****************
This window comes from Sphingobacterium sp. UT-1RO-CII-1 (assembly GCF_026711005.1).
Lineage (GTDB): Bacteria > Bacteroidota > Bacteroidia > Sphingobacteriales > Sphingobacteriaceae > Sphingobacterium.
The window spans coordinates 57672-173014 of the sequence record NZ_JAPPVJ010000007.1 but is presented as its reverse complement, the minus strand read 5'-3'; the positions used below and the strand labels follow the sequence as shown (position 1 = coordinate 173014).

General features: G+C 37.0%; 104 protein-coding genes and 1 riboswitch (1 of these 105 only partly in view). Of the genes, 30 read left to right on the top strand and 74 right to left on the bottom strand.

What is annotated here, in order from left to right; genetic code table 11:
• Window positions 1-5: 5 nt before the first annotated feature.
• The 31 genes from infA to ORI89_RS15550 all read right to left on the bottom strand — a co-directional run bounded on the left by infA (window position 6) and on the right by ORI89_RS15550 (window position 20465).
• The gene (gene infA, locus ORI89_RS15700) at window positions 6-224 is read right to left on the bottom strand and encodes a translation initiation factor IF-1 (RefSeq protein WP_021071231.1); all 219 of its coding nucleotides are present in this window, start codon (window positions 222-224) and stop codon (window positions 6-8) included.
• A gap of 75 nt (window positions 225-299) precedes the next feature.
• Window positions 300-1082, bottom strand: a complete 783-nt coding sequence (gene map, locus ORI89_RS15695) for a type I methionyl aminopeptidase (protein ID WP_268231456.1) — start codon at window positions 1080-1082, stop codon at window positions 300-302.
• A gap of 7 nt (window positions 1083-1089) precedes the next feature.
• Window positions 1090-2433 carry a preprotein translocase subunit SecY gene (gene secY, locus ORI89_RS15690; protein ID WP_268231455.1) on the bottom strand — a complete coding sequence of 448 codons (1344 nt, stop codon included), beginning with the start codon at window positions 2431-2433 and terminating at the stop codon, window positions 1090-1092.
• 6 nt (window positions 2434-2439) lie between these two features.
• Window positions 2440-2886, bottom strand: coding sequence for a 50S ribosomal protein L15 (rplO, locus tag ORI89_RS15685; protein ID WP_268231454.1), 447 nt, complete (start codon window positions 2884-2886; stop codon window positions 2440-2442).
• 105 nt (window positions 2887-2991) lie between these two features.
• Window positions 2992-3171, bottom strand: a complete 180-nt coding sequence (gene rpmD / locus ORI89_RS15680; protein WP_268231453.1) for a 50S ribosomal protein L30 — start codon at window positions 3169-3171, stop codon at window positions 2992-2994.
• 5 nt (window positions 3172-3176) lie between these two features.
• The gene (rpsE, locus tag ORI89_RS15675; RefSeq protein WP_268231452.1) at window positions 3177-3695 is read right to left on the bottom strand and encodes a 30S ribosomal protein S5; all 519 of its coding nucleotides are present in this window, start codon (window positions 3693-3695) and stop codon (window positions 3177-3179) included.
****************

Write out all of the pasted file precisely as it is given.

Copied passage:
This window comes from Sphingobacterium sp. UT-1RO-CII-1 (assembly GCF_026711005.1).
Lineage (GTDB): Bacteria > Bacteroidota > Bacteroidia > Sphingobacteriales > Sphingobacteriaceae > Sphingobacterium.
The window spans coordinates 57672-173014 of the sequence record NZ_JAPPVJ010000007.1 but is presented as its reverse complement, the minus strand read 5'-3'; the positions used below and the strand labels follow the sequence as shown (position 1 = coordinate 173014).

General features: G+C 37.0%; 104 protein-coding genes and 1 riboswitch (1 of these 105 only partly in view). Of the genes, 30 read left to right on the top strand and 74 right to left on the bottom strand.

What is annotated here, in order from left to right; genetic code table 11:
• Window positions 1-5: 5 nt before the first annotated feature.
• The 31 genes from infA to ORI89_RS15550 all read right to left on the bottom strand — a co-directional run bounded on the left by infA (window position 6) and on the right by ORI89_RS15550 (window position 20465).
• The gene (gene infA, locus ORI89_RS15700) at window positions 6-224 is read right to left on the bottom strand and encodes a translation initiation factor IF-1 (RefSeq protein WP_021071231.1); all 219 of its coding nucleotides are present in this window, start codon (window positions 222-224) and stop codon (window positions 6-8) included.
• A gap of 75 nt (window positions 225-299) precedes the next feature.
• Window positions 300-1082, bottom strand: a complete 783-nt coding sequence (gene map, locus ORI89_RS15695) for a type I methionyl aminopeptidase (protein ID WP_268231456.1) — start codon at window positions 1080-1082, stop codon at window positions 300-302.
• A gap of 7 nt (window positions 1083-1089) precedes the next feature.
• Window positions 1090-2433 carry a preprotein translocase subunit SecY gene (gene secY, locus ORI89_RS15690; protein ID WP_268231455.1) on the bottom strand — a complete coding sequence of 448 codons (1344 nt, stop codon included), beginning with the start codon at window positions 2431-2433 and terminating at the stop codon, window positions 1090-1092.
• 6 nt (window positions 2434-2439) lie between these two features.
• Window positions 2440-2886, bottom strand: coding sequence for a 50S ribosomal protein L15 (rplO, locus tag ORI89_RS15685; protein ID WP_268231454.1), 447 nt, complete (start codon window positions 2884-2886; stop codon window positions 2440-2442).
• 105 nt (window positions 2887-2991) lie between these two features.
• Window positions 2992-3171, bottom strand: a complete 180-nt coding sequence (gene rpmD / locus ORI89_RS15680; protein WP_268231453.1) for a 50S ribosomal protein L30 — start codon at window positions 3169-3171, stop codon at window positions 2992-2994.
• 5 nt (window positions 3172-3176) lie between these two features.
• The gene (rpsE, locus tag ORI89_RS15675; RefSeq protein WP_268231452.1) at window positions 3177-3695 is read right to left on the bottom strand and encodes a 30S ribosomal protein S5; all 519 of its coding nucleotides are present in this window, start codon (window positions 3693-3695) and stop codon (window positions 3177-3179) included.